We all hope to say the “correct” thing to the person who is grieving. In that moment, the most important thing to know is that there is no “right” thing to say.
Let me start by sharing the many things you shouldn’t say (and I’ve said most of them) to someone who is grieving. Before I knew better I used to tell people that I understood, that things would be ok, or that I could relate. I would try comforting them by reminding them of positive things to come. Wrong, wrong, and wrong again. I’ve learned the hard way that these aren’t comforting or helpful to someone who is grieving.
What you can do:
Acknowledge that things aren’t ok. I’ve felt most at peace with someone who can just be with me. People who are ok with my ugly sobbing and ok knowing they can’t fix it (or me).
If you want to check in say, “How are you doing TODAY?” Don’t forget the “today” piece, it’s the most important word in the sentence.
Putting in effort means the world to that person! I was not motivated to cook in the years leading up to my mother’s death and definitely not in the month or so following her death. Remember when people used to drop off casseroles when someone passed? This act of kindness occurred in the 80’s and 90’s (when casserole pans were typically orange in color).
Effort = feeding people! You don’t cook? That’s ok! Want to modernize the concept of the orange casserole dishes? Great! Send someone a Doordash or Grubhub giftcard. With just a push of a button they can have food delivered to their door. Is there a better way to love someone? Not in my opinion.
The people who dropped things off at my front door, sent DoorDash gift cards, and care packages are magical humans that I will cherish forever. They knew (or learned) the secret sauce for taking care of someone who needed to grieve privately.
If you’re like most people you may not know what to say when the passing of a person or Celebration of Life announcement is posted. It’s important to show that you care but how? Let’s rate them in terms of Best, Mediocre, and Better to not say anything at all.
- Sharing a story or memory of the person who passed
- A heartfelt post about how they influenced you or improved your life
- Appreciation for them in your life (make it personal)
- Sincere empathy for your loss (more than just 3-4 words)
- Sorry for your loss
- Thinking of you during this difficult time
- So sorry to hear of your mom’s passing
- My condolences
- Praying for you and your family during this difficult time
Better to not say anything at all
- Let me know if there’s anything I can do for you
- Question: Are you giving the grieving person homework to reach out to you?
- God has a plan for everyone
- Reminder: Everyone has different spiritual and religious beliefs. Even you are a strong follower of God his plan likely won’t “feel” like a great plan in that moment.
- Consideration: This phrase is often seen around Halloween time and may not come across as genuine.
- God is closer to you than ever right now
- This may come as a surprise but not everyone who is grieving will feel the strong presence of God.
This seems to be a sensitive subject so let’s just dive right in. The memorial announcement you’ve just received states “in lieu of flowers” and this could mean a variety of things:
- The person doesn’t know how to transport the flowers or where to put them.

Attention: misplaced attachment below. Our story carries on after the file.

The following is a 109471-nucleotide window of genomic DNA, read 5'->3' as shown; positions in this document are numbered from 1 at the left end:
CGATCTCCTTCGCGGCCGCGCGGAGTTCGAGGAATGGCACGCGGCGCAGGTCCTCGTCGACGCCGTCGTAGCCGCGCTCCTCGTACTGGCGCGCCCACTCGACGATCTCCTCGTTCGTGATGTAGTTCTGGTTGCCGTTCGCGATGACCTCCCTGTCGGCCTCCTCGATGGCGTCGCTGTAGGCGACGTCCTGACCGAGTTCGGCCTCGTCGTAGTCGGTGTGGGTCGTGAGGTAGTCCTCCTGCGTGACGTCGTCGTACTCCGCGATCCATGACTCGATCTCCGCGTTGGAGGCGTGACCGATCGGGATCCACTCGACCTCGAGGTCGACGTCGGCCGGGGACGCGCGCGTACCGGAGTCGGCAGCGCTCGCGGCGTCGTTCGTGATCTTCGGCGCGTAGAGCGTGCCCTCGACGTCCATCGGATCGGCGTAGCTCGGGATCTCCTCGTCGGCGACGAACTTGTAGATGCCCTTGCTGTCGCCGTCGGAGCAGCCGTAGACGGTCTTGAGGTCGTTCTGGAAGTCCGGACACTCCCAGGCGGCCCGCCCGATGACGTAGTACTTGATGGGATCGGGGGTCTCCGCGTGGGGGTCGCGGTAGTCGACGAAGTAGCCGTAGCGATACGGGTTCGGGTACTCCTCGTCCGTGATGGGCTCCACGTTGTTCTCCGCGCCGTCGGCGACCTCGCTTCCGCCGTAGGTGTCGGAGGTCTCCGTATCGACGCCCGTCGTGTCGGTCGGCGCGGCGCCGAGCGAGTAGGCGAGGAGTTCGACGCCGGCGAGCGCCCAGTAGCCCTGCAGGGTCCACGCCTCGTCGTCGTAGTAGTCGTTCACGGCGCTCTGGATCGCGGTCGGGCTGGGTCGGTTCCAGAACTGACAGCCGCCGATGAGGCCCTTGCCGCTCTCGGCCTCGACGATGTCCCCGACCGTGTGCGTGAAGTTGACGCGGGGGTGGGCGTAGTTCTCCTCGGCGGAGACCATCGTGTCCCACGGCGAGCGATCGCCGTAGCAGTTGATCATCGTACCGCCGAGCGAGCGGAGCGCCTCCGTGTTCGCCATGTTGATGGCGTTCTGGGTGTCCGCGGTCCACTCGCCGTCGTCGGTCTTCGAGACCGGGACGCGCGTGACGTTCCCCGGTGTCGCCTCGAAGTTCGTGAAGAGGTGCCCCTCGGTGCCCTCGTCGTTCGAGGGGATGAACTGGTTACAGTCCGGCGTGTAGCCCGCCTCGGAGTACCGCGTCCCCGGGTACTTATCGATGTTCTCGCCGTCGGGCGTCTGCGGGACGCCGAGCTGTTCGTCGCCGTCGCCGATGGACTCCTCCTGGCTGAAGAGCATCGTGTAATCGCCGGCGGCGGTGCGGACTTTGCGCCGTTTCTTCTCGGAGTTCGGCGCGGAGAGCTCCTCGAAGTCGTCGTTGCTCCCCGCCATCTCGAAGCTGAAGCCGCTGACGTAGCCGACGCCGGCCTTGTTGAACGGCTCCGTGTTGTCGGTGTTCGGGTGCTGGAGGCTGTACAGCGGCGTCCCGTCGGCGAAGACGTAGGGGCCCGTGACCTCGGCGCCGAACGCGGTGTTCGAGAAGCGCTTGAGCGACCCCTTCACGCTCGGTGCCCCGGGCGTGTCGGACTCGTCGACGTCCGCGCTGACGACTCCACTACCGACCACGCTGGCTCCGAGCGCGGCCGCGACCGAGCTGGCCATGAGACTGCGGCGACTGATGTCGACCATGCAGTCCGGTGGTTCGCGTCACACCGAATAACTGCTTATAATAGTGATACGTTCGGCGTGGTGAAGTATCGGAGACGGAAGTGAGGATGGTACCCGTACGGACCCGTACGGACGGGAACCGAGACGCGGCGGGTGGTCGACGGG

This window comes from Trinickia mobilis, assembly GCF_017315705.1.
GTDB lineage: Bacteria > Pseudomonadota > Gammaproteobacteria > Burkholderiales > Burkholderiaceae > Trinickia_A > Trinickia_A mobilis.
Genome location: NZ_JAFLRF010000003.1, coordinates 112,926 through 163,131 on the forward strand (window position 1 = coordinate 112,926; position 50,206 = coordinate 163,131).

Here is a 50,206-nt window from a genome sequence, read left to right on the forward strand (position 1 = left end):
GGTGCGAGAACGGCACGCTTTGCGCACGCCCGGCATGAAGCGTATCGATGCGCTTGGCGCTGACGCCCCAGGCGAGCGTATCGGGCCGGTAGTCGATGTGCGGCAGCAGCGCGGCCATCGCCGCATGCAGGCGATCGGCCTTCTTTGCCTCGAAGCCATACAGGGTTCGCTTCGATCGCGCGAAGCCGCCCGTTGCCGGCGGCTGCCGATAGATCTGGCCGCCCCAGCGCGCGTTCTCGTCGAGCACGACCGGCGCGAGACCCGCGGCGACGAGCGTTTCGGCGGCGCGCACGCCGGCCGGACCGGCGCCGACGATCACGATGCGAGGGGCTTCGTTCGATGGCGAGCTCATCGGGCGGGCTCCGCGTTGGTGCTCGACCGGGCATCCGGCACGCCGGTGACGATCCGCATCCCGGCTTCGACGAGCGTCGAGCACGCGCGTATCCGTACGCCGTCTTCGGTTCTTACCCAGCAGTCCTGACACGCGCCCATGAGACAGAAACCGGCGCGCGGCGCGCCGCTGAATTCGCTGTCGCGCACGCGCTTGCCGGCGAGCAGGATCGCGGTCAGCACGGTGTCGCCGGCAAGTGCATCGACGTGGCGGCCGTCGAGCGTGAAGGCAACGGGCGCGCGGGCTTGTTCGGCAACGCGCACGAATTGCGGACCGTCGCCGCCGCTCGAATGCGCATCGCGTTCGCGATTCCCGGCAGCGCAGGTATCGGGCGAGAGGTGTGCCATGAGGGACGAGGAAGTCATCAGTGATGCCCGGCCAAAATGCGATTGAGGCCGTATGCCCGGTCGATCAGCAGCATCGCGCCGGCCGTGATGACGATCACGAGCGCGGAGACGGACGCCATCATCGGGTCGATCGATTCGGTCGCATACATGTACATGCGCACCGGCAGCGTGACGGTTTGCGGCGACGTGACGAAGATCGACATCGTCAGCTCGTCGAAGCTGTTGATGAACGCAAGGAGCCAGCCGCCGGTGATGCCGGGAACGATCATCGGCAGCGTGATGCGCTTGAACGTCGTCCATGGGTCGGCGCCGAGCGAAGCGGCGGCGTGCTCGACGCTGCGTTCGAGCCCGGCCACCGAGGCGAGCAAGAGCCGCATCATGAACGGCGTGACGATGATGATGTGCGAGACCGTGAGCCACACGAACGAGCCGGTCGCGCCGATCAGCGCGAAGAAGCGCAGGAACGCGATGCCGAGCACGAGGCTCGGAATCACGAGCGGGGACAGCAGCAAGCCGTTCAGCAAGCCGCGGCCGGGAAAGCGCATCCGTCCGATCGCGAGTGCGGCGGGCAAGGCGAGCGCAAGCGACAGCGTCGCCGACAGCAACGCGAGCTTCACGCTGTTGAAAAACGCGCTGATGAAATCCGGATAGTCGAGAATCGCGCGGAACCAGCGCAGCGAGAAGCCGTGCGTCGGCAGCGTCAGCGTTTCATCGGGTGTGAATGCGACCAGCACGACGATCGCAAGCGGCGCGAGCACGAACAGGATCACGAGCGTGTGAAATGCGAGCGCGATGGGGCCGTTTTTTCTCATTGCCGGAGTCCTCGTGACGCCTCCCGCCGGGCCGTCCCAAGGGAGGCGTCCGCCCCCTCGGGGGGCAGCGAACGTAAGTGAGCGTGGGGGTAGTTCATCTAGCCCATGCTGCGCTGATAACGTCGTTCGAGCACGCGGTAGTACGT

- Flowers die which serves as another reminder that your loved one has died.
- Flowers must be watered are cared for. In the days following a loved one’s death just taking a shower may seem like a herculean task.
If it says “in lieu of flowers” consider other acts of kindness. Give to their charity of choice or send an electronic gift card for food delivery. Either way, you are showing that you care and are thinking of them.
Talking about it
If they want to talk about their loved one’s death the person may not be comfortable talking about it right away. Recognize the space that is needed for the person to open up. Talk lightly and try not to complain about the challenges in your life to open up space to talk. If they don’t open up, don’t push it. Just being with someone is probably taking their mind off their loved one’s death more than when they were alone.
Saying nothing at all
Squeeze their hand, give them a hug, or show them a genuine, empathetic look that shows that you care for them. Don’t try and fake it. Once you’re in the “I’ve lost someone very, very close to me club” (which is a terrible club to be in by the way) you can subconsciously identify fake empathy.
Can you relate? No
Can you understand what that person is going through? No.
And that’s ok! Empathy is not vocalizing that things will eventually be ok but, instead, recognizing that things are not ok.
What NOT to do:
Yes, we need to talk about this because we’ve probably all made one of these mistakes. It’s important to note that this list will change depending on the person who is grieving.
Don’t add your problems onto their grieving moment.
I once had a friend tell me how terrible COVID had been for her. She expressed that she was in her home alone for a whole week without seeing anyone and that it almost broke her. Her feelings were real and her pain was real yet in that moment I knew I wouldn’t be able to open up to her about my mom. I was already nervous about people’s reactions. What would her reaction be if I told her that thanks to COVID my mom wasn’t able to leave her room in the memory care unit? How would she react when I shared my mom had been alone for months as we took turns spending time outside her window (during all the windy seasons the Midwest has to offer)? COVID sucked.
Don’t complicate their grief. Being overly sad, especially if you didn’t know the person well, can saturate their grief. The person may feel lost in a sea of sadness without knowing where to turn.